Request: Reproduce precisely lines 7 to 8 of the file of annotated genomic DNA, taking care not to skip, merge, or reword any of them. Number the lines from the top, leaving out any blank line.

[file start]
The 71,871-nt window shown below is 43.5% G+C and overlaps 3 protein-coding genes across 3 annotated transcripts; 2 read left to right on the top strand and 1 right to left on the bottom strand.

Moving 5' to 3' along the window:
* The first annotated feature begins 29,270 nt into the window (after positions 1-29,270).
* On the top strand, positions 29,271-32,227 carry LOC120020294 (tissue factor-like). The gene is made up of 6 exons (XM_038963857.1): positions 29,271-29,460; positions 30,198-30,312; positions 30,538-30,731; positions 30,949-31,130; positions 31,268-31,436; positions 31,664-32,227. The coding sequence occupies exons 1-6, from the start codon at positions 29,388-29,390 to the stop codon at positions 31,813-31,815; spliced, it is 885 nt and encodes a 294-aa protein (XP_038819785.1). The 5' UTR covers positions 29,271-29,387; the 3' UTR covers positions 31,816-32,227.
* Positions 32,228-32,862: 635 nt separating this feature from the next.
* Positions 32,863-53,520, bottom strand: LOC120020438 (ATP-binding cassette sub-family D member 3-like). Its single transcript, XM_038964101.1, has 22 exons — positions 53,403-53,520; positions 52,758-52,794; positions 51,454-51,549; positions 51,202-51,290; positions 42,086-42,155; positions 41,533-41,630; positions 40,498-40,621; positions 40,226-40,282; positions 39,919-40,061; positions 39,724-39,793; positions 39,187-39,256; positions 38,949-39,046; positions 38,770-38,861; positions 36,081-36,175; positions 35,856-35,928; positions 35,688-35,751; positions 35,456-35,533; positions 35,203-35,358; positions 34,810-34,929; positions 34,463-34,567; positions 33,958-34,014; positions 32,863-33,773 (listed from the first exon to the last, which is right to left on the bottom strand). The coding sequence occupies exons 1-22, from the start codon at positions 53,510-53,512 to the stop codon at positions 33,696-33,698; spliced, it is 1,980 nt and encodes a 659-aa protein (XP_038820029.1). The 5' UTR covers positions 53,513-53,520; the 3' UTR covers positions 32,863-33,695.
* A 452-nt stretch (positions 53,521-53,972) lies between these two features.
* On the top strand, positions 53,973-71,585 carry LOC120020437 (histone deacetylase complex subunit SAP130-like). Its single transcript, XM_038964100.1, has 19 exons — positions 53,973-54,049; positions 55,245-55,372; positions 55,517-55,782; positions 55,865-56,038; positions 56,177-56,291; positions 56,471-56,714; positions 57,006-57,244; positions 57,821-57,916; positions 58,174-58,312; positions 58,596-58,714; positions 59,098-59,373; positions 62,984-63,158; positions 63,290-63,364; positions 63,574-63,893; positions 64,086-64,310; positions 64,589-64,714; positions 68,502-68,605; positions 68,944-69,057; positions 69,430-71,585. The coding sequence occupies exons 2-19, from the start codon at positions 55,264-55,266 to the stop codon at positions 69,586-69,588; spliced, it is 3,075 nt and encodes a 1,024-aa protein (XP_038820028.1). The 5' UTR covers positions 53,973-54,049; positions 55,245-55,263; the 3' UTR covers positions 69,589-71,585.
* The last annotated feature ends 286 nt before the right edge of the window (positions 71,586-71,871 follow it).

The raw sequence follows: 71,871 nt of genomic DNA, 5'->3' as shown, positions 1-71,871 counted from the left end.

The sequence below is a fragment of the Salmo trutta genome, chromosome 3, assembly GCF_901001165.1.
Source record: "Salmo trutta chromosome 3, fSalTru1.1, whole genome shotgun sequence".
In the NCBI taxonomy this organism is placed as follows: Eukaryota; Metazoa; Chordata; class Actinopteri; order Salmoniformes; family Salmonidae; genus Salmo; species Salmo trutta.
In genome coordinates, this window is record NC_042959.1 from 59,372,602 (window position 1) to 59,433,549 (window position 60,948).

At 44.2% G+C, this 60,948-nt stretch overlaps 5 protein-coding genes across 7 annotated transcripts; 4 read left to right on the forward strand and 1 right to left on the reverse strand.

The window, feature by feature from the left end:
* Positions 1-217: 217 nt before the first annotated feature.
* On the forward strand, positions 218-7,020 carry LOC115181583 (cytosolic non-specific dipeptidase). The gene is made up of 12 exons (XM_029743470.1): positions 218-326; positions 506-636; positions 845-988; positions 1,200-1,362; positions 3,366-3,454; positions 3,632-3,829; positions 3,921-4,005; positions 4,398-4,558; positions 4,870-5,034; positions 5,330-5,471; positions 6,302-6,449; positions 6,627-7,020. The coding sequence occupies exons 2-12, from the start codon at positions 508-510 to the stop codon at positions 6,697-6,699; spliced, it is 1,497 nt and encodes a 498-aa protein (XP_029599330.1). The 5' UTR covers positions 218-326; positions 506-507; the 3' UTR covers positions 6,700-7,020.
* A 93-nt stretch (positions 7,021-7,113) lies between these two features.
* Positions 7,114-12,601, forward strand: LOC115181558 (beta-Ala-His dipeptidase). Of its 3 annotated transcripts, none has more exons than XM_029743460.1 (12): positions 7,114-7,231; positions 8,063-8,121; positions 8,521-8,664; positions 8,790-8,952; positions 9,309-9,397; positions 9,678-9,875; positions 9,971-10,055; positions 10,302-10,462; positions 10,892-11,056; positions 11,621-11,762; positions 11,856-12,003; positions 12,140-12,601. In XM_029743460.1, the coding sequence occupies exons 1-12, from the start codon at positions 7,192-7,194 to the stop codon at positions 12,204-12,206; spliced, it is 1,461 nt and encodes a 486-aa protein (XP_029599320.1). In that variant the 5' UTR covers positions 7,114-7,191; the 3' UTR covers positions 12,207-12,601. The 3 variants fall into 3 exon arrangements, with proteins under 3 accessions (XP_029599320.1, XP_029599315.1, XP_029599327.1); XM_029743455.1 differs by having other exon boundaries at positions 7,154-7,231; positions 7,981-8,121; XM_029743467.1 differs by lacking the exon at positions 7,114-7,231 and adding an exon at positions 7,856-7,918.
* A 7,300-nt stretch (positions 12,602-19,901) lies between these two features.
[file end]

* A 452-nt stretch (positions 53,521-53,972) lies between these two features.
* On the top strand, positions 53,973-71,585 carry LOC120020437 (histone deacetylase complex subunit SAP130-like). Its single transcript, XM_038964100.1, has 19 exons — positions 53,973-54,049; positions 55,245-55,372; positions 55,517-55,782; positions 55,865-56,038; positions 56,177-56,291; positions 56,471-56,714; positions 57,006-57,244; positions 57,821-57,916; positions 58,174-58,312; positions 58,596-58,714; positions 59,098-59,373; positions 62,984-63,158; positions 63,290-63,364; positions 63,574-63,893; positions 64,086-64,310; positions 64,589-64,714; positions 68,502-68,605; positions 68,944-69,057; positions 69,430-71,585. The coding sequence occupies exons 2-19, from the start codon at positions 55,264-55,266 to the stop codon at positions 69,586-69,588; spliced, it is 3,075 nt and encodes a 1,024-aa protein (XP_038820028.1). The 5' UTR covers positions 53,973-54,049; positions 55,245-55,263; the 3' UTR covers positions 69,589-71,585.